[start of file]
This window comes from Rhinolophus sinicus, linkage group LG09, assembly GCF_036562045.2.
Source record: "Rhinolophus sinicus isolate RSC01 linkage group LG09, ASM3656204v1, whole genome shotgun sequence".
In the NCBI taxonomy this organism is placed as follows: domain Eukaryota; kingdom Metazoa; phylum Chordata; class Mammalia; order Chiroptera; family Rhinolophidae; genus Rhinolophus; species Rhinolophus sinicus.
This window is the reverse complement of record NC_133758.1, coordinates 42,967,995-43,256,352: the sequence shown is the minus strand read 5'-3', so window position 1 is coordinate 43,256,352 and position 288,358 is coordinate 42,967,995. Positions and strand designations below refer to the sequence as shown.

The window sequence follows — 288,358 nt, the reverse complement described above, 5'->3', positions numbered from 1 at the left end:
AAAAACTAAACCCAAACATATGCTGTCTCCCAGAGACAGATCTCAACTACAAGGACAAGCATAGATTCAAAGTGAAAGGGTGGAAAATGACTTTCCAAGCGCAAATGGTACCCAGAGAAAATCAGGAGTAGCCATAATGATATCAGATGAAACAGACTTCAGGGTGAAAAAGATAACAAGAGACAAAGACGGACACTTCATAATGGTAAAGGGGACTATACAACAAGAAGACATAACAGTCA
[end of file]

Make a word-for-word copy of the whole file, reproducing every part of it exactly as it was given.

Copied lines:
This window comes from Rhinolophus sinicus, linkage group LG09, assembly GCF_036562045.2.
Source record: "Rhinolophus sinicus isolate RSC01 linkage group LG09, ASM3656204v1, whole genome shotgun sequence".
In the NCBI taxonomy this organism is placed as follows: domain Eukaryota; kingdom Metazoa; phylum Chordata; class Mammalia; order Chiroptera; family Rhinolophidae; genus Rhinolophus; species Rhinolophus sinicus.
This window is the reverse complement of record NC_133758.1, coordinates 42,967,995-43,256,352: the sequence shown is the minus strand read 5'-3', so window position 1 is coordinate 43,256,352 and position 288,358 is coordinate 42,967,995. Positions and strand designations below refer to the sequence as shown.

The window sequence follows — 288,358 nt, the reverse complement described above, 5'->3', positions numbered from 1 at the left end:
AAAAACTAAACCCAAACATATGCTGTCTCCCAGAGACAGATCTCAACTACAAGGACAAGCATAGATTCAAAGTGAAAGGGTGGAAAATGACTTTCCAAGCGCAAATGGTACCCAGAGAAAATCAGGAGTAGCCATAATGATATCAGATGAAACAGACTTCAGGGTGAAAAAGATAACAAGAGACAAAGACGGACACTTCATAATGGTAAAGGGGACTATACAACAAGAAGACATAACAGTCA